Turkish Prime Minister Recep Tayyip Erdoğan has stepped us his verbal attacks on Standard & Poor’s (S&P) by threatening to cancel Turkey’s annual contract with the global credit rating agency, daily Hürriyet reported yesterday.
The prime minister said he found S&P’s decision to lower Turkey’s economic outlook from positive to negative utterly ideological.
“We sign a contract with the S&P every year. We may review it and cancel it unilaterally if needed. We are working on this issue. There is no obstacle against this,” he told a group of journalists during his visit to Pakistan, where he attended a second high-level cooperation council meeting between the two countries in Islamabad.
Signaling that Turkey may found its own rating agency, he said: “It is highly beneficial to take such a step. [The Turkish rating agency] may find members.”
It was not possible to deem global rating agencies free of political agendas, he said.
Debate to continue
“They try to upgrade the rating of a country that is going bankrupt, but they downgrade ours. Another agency has downgraded Greece’s rating from BB to CC. We will discuss these agencies at the G-20,” he said.
The rating agency downgraded Turkey’s outlook from Positive to Stable on May 1, drawing fire from the prime minister since then.
S&P officials have said Turkey’s rating was not downgraded and that the negative outlook assessment was due to European economic woes which may have adverse effects on the country.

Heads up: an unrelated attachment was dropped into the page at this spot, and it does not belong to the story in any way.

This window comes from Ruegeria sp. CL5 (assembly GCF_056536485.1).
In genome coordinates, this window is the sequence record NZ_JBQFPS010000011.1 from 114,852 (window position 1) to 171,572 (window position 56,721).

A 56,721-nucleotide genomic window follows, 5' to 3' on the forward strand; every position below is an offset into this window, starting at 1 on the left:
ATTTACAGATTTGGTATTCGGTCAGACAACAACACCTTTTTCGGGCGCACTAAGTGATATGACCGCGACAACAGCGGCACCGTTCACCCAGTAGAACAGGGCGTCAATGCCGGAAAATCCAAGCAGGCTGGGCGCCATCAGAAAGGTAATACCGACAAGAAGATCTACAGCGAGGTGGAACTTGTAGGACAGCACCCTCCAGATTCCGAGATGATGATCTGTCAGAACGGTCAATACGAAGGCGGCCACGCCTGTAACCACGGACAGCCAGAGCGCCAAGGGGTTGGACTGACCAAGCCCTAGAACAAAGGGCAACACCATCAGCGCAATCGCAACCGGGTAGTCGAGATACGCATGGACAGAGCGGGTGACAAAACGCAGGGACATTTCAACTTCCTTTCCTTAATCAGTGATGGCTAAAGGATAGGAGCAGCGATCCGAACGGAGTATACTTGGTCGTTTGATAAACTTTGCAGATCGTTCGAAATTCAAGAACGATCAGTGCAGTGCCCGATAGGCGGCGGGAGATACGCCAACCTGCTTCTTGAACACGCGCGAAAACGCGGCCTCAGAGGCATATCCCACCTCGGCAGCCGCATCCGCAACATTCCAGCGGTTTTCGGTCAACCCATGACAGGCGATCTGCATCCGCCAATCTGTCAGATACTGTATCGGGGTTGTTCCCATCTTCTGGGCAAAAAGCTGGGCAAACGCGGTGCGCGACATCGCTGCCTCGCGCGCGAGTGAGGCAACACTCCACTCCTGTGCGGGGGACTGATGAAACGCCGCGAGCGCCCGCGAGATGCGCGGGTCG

Touching on the issue of whether canceling contracts with other rating agencies, namely Moody’s and Fitch, might pose a risk for the Turkish economy, Erdoğan said: “They do not determine contract debts. They only make your work easier. You might end up scampering around a little more [in order to secure loans].”
The fact that Turkey does not make “imaginary budgets” has earned the country confidence in the world, he said.
Main opposition Republican People’s Party (CHP) leader Kelam Kılıçdaroğlu criticized Erdoğan’s suggestion to found an agency. “Who would believe your word?” Kılıçdaroğlu asked during his parliamentary group meeting yesterday.
“This is a normal trade relationship, so you can cancel the contract any time. But what happens afterwards is the question,” Selim Suhan Seçkin, the chairman of Saha, a Turkish rating firm, told the Hürriyet Daily News yesterday in a phone interview. “Unfortunately, the distribution of money in the world is based on ratings these agencies give,” he said, adding that the prime minister was right in complaining about it as the performance of the staff of the three large global rating agencies and the methodology employed in deciding ratings were all questionable.
Seçkin said a rating agency should be founded by the private sector and should be comprised of independent staff. “A rating agency will not serve the purpose if it is founded in care of the state,” he said.
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